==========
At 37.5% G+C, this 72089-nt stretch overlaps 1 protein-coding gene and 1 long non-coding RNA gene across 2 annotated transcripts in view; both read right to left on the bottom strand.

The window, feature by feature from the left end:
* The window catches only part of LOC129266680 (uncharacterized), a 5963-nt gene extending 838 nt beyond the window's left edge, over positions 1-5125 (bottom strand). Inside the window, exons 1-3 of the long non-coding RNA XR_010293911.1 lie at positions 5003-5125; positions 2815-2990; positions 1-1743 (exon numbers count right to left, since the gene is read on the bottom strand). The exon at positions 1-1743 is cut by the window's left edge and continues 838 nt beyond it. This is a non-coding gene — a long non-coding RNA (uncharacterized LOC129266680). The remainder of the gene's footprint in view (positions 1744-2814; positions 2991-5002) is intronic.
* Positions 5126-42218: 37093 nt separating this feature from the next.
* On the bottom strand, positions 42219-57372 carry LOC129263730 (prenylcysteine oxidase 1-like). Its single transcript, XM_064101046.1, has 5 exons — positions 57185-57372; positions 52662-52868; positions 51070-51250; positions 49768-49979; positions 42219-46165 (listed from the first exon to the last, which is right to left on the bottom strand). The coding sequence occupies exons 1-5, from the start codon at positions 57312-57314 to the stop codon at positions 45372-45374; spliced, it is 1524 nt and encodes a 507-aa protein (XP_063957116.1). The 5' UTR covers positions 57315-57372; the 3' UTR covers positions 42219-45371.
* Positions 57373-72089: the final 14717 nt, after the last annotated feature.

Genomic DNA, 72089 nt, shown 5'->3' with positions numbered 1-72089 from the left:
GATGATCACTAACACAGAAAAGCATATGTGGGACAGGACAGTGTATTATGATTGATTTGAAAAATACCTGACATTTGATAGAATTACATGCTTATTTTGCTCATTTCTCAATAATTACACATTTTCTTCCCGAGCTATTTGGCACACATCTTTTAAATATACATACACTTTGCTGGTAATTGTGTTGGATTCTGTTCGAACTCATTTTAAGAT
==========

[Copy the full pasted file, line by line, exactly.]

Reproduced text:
At 37.5% G+C, this 72089-nt stretch overlaps 1 protein-coding gene and 1 long non-coding RNA gene across 2 annotated transcripts in view; both read right to left on the bottom strand.

The window, feature by feature from the left end:
* The window catches only part of LOC129266680 (uncharacterized), a 5963-nt gene extending 838 nt beyond the window's left edge, over positions 1-5125 (bottom strand). Inside the window, exons 1-3 of the long non-coding RNA XR_010293911.1 lie at positions 5003-5125; positions 2815-2990; positions 1-1743 (exon numbers count right to left, since the gene is read on the bottom strand). The exon at positions 1-1743 is cut by the window's left edge and continues 838 nt beyond it. This is a non-coding gene — a long non-coding RNA (uncharacterized LOC129266680). The remainder of the gene's footprint in view (positions 1744-2814; positions 2991-5002) is intronic.
* Positions 5126-42218: 37093 nt separating this feature from the next.
* On the bottom strand, positions 42219-57372 carry LOC129263730 (prenylcysteine oxidase 1-like). Its single transcript, XM_064101046.1, has 5 exons — positions 57185-57372; positions 52662-52868; positions 51070-51250; positions 49768-49979; positions 42219-46165 (listed from the first exon to the last, which is right to left on the bottom strand). The coding sequence occupies exons 1-5, from the start codon at positions 57312-57314 to the stop codon at positions 45372-45374; spliced, it is 1524 nt and encodes a 507-aa protein (XP_063957116.1). The 5' UTR covers positions 57315-57372; the 3' UTR covers positions 42219-45371.
* Positions 57373-72089: the final 14717 nt, after the last annotated feature.

Genomic DNA, 72089 nt, shown 5'->3' with positions numbered 1-72089 from the left:
GATGATCACTAACACAGAAAAGCATATGTGGGACAGGACAGTGTATTATGATTGATTTGAAAAATACCTGACATTTGATAGAATTACATGCTTATTTTGCTCATTTCTCAATAATTACACATTTTCTTCCCGAGCTATTTGGCACACATCTTTTAAATATACATACACTTTGCTGGTAATTGTGTTGGATTCTGTTCGAACTCATTTTAAGAT